What is the most common question I receive as a fitness professional? I’ll give you a hint. It has nothing to do with which supplements to take, how to lose belly fat, or which training program a person should be using. So what is everyone dying to know?
“How long will it take me to look like this?”
I’ll give you my answer, but first, let me share a story with you. I come from a small town, and in a small town you can either play sports, or you can play sports. So I did exactly that. I grew up playing baseball, football, basketball, and any other playground sport we could come up with. As I reached my early teenage years I developed a passion for basketball above all other sports. This passion led me to give up all other sports and focus exclusively on basketball. At age 12 I was 6’2, and I believed two things:
- That I would be 6’10.
- That I was going to play in the NBA.
Well, I’m only 6’5 in shoes, and I’m not in the NBA.
So where am I going with this, and how does it relate to looking like a fitness model? I’m getting there I promise.
I had a coach once that addressed the whole team after one of our many losses that season, and in that speech he told us that none of us would play in the NBA. (He was right.) At the time I remember being devastated, angry, and discouraged. After all, I was only 13, and had a life full of basketball ahead of me. If only he had been even more honest with me.
I come from an athletic family. My father played a bit of college football in his day. The same father that could be my stunt double. The same height, build, mannerisms, and striking good looks. I was bred to be anything but a basketball player. If only he or my mom would have said, “Hey son, if you want to have a chance get your ass back on the football or baseball field.” But they didn’t, because they love me, and I have the best parents in the world.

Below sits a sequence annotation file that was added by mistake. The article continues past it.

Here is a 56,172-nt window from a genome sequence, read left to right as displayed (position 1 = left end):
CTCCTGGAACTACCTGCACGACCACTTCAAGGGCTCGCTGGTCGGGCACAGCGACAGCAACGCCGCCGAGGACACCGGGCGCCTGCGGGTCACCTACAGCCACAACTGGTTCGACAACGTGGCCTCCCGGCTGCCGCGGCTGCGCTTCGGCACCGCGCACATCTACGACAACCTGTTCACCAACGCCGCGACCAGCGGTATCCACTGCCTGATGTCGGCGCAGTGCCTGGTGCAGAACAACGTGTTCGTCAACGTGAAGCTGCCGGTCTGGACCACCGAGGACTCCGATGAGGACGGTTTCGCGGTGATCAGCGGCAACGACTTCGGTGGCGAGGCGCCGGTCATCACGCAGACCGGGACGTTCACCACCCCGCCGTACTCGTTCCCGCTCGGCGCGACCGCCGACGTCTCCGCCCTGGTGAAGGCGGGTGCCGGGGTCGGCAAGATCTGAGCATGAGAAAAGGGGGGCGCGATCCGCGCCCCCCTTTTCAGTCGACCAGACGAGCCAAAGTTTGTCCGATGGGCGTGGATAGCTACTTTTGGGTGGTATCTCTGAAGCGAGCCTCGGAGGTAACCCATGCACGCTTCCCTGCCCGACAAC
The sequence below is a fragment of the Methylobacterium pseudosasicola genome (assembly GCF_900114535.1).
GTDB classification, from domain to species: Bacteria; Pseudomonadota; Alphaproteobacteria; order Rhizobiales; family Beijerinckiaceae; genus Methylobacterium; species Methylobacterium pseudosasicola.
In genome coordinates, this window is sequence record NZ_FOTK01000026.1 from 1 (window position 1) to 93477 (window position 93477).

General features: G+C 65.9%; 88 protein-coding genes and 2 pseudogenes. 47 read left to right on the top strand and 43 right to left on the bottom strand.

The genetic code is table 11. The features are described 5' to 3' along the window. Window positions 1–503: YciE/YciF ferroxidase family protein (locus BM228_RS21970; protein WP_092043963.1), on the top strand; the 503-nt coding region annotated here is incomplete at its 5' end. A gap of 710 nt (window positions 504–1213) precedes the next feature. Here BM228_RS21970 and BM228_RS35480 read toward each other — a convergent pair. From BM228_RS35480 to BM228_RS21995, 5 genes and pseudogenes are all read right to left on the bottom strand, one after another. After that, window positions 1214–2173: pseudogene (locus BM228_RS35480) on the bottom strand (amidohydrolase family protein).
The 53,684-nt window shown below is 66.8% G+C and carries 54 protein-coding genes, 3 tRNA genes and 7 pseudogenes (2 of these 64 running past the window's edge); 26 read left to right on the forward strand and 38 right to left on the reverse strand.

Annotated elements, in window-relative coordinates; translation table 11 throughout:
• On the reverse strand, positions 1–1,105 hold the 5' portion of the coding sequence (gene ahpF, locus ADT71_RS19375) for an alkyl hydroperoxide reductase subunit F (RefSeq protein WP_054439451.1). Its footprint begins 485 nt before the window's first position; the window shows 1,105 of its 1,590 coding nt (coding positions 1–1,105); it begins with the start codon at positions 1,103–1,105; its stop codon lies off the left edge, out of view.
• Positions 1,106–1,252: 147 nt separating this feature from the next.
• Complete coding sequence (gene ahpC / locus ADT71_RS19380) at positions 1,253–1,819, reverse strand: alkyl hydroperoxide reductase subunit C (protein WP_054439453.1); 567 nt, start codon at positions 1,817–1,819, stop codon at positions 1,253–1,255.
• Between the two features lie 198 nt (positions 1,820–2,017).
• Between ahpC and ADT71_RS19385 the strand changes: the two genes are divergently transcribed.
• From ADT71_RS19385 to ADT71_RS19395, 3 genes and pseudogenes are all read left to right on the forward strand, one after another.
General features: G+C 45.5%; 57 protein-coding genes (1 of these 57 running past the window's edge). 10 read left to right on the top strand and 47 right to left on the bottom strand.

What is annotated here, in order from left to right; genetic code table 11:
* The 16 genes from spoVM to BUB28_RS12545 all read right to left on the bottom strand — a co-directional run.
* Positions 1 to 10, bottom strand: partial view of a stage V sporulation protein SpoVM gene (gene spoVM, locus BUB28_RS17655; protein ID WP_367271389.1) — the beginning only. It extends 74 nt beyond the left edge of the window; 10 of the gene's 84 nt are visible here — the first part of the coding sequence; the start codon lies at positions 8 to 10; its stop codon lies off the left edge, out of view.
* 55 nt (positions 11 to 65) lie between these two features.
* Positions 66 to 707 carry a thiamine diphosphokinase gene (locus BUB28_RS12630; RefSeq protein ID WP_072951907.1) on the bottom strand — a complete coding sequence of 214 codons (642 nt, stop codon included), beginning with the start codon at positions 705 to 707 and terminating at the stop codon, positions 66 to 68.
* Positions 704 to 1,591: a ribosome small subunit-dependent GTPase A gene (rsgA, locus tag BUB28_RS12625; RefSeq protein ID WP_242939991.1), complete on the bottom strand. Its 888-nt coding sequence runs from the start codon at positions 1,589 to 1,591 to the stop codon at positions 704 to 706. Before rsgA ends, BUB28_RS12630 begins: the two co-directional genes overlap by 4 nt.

This brings me to my point. I don’t love you. So I can give you the honesty you need.
You will never look like that fitness model.
However, you CAN look the fitness model version of yourself. There’s a good chance you don’t have the genetics required to become an “elite” fitness model, but you don’t need those genetics to look damn good. It doesn’t matter where you’re starting point is, you can make an incredible transformation in 6-12 months. The real challenge is to keep pushing forward when the initial progress slows.
My fitness journey, which you can briefly read about here, has been a long road with tons of ups and downs. I made most of my progress in the first 1-2 years of lifting, and it has been slow rolling ever since. It’s not very difficult to maintain, but extremely hard to make progress. That’s just the nature of the beast. This journey is ongoing, and it has no end destination. If you keep pushing your body month after month, year after year, the small results will begin to add up, and you will have built an amazing body of work. (See what I did there?)
Here are a few things I’ve learned along the way that you’ll need to know.
– Stop comparing yourself to others. Remember you’re seeing the highlight reel of most people on social media. That fitness model has their own flaws and insecurities. At the end of the day you have to appreciate the hard work others have put in.
“Comparison is the thief of joy.” —Theodore Roosevelt
– Appreciate the small victories. Over the past year I’ve gained around 3-4 pounds of muscle tissue, and I’m really happy with that. That’s how small your victories will become, but remember to look at how far you’ve come.
– Set goals, and find some accountability. Although this journey has no end destination, you still need to stop to stretch your legs. Having midpoints, or goals, is the only way to stay motivated and to have a reason to show up and train.
– Play to your strengths. Everyone’s body is different. If you weren’t blessed with a thick abdominal wall or calves (me) you need to give up on that dream. You can change muscle size, but you can’t change muscle shape or insertion points. What I lack in the calf department I make up for with better genetics in my upper body. So I put an emphasis on maximizing what my body would prefer to do.
“Everybody is a genius. But if you judge a fish by its ability to climb a tree, it will live its whole life believing that it is stupid.” – Albert Einstein
– Work your ass off, regardless of the outcome. The real reward is usually in the journey. Starting down the path to better health could lead you down an unexpected path. You will likely meet new people, discover things about yourself, or even make a career change like me.
– Do it for you. Nobody can live your life better than you.
Featured image courtesy of stratman² (2 many pix!) and used under a Creative Commons license.